Chinese medicine helps you to get to the root cause of an illness, it does not just suppress the symptoms with drugs. Tai Chi can help give you glowing health by increasing the flow of qi through your body and mind. And when you put more energy into a system the system the longer it lasts.

Thursday, December 27, 2012

Tai Chi, Standing Meditation, Letting Go, and Awareness

In training Tai Chi one will often be told to hold a standing meditation or Zhan Zhuang posture. The purpose of these postures is to make you stronger and more physically relaxed. There is an additional benefit here. To accomplish the task of relaxing you have to bring awareness into play. You work your way through your body feeling your insides. Your muscles, bones, organs, connective tissue. You work on letting go of tight places and easing more and more into relaxation. This is a kind of attention that most of us never pay to ourselves.

In terms of qigong wherever the awareness goes energy follows. This means that by moving your awareness to a certain part of your body you will direct energy there. Notice I'm not saying to visualize or imagine. Imagining is not enough. You need to simply observe and be aware of the area of tightness or pain. A helpful exercise that comes from the martial arts is to breathe deeply as you keep your awareness on the problem area. We will cover deep breathing in another blog but for now just do your best.

So you stand and breathe deeply, relaxing the body more and more. This practice should be done everyday. Start with 5 minutes and slowly increase the time to a maximum of 20 minutes. It will make you stronger, more resilient, and more relaxed. You can add this exercise to any workout routine and reap great benefits.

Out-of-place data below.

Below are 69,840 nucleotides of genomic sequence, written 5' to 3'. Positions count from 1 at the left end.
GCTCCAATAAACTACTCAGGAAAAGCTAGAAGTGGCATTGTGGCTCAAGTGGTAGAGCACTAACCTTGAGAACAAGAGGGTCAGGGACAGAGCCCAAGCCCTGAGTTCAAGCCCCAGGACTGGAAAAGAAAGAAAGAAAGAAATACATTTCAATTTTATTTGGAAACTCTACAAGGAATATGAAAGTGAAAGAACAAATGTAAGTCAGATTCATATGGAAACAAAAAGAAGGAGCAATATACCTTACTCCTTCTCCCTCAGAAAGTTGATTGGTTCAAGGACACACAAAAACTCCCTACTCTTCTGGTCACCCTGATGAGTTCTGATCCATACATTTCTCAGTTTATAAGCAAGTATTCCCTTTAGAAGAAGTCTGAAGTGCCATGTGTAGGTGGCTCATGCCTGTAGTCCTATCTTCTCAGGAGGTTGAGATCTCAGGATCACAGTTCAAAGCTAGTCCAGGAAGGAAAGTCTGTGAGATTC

The Wuji Posture, the safest and simplest posture for standing meditation.

If you want to know more about Zhan Zhuang Standing Meditation please check out The Way of Energy by Master Lam Kam Chuen. This is one of the best books available about standing meditation for health and fitness.

Saturday, December 22, 2012

I Liq Chuan- Martial Art of Awareness

This is a Chinese martial art called I Liq Chuan or Mind Strength Boxing. The big Malaysian gentleman is Master Sam FS Chin. He has incredible martial skills. I have done several workshops with him and he never disappoints. If you want to feel top notch, powerful kung fu Sifu Sam and his students are a great source.
Here is the I Liq Chuan web site:

Thursday, December 20, 2012

Drunken Kung Fu

This is a video of Drunken Kung Fu. I love this stuff. Fun to practice and entertaining to watch. The purpose is you reel and weave around as if drunk and you turn that into a fighting system. Enjoy!

Wednesday, December 19, 2012

The One Finger Handstand

This gentleman is the monk Hai Teng. He was 90 years old at the time that this video was made and he was famous for his "One Finger Skill." He could use his finger to hit someone with devastating force. This guy is a shining example of what daily exercise can do for you! 

Tuesday, December 18, 2012

Hard Work, Failure, and Kung Fu

In my last entry I covered the meaning of the words kung fu. If you learn a skill you have to practice it every single day. Even if you stink at the thing you are learning practice. Most people try something and if they are not talented at it they give up and do something else. The question is not one of talent but one of desire.

How badly do you want to learn this skill? It doesn't matter if it's martial arts, cooking, music, photography, writing, or anything else. If you don't want to practice it it's just a whim, a desire that is about as strong as a puff of air. You need to tame your desire and turn it toward what you really want.